I kinda understand b-splines and NURBS. What I don’t understand is how they represent triangles and rectangles, or cubes and pyramids. Unless the latter are composed of 3 or 4 separate 2-pt b-splines, and similarly separate number of flat NURBS.
A degree 1 NURBS is made up of straight line segment. A multi-span degree 1 NURBS has position continuity, referred to as G0 continuity, between spans. A rectangle can be a 4 span degree 1 NURBS. A triangle can be a 3 span degree 1 NURBS.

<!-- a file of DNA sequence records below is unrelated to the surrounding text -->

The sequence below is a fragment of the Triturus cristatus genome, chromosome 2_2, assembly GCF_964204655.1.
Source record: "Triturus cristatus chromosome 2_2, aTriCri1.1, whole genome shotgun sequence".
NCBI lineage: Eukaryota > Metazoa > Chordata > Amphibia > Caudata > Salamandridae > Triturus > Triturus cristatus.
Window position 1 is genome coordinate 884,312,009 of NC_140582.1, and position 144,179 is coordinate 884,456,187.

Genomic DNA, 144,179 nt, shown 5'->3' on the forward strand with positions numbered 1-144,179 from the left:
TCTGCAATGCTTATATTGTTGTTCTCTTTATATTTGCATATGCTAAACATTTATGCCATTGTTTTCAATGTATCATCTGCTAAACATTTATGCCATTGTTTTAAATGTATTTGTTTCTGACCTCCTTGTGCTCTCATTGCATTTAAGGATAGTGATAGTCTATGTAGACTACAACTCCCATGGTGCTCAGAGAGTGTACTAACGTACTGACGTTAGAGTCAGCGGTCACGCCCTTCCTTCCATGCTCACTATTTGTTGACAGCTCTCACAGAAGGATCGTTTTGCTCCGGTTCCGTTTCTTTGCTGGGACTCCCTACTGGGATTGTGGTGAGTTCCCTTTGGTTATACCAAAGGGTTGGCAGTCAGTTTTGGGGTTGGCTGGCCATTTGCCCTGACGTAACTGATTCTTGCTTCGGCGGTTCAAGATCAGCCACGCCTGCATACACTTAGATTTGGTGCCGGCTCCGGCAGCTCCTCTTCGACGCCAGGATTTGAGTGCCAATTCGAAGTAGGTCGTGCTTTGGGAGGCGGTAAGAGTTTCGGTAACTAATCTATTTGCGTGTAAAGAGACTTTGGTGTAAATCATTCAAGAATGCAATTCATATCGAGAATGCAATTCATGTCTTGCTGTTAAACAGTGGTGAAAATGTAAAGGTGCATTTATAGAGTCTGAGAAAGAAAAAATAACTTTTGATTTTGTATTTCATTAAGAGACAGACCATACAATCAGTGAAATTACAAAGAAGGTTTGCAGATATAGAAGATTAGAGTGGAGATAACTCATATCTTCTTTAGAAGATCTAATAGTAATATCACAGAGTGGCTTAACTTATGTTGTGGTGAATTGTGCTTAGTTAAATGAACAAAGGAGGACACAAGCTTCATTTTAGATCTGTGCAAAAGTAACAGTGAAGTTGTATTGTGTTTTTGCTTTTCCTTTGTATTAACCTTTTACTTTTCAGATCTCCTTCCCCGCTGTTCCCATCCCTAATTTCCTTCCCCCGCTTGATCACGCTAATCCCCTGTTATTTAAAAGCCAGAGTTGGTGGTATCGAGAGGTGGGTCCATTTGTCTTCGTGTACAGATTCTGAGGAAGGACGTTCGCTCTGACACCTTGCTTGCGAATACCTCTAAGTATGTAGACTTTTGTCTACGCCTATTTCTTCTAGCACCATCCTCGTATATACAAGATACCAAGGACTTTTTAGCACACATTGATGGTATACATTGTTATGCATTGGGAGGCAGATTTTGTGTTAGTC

An alternative to a multi-span degree 1 NURBS is a polyline which is a series of individual lines joined together. For many purposes the differences between a multi-span degree 1 NURBS and a polyline are not important. (The differences between a polycurve and multi-span higher degree NURBS curves are frequently significant.)
Closed volumes in Rhino are represented by a set of surfaces joined at the edges. A cube can be 6 single span degree 1 surfaces.
This is brilliant. Many thanks, David.
Many thanks, Peter. But I didn’t want a long treatise but a short explanation. Which David has done. I do appreciate to link, though.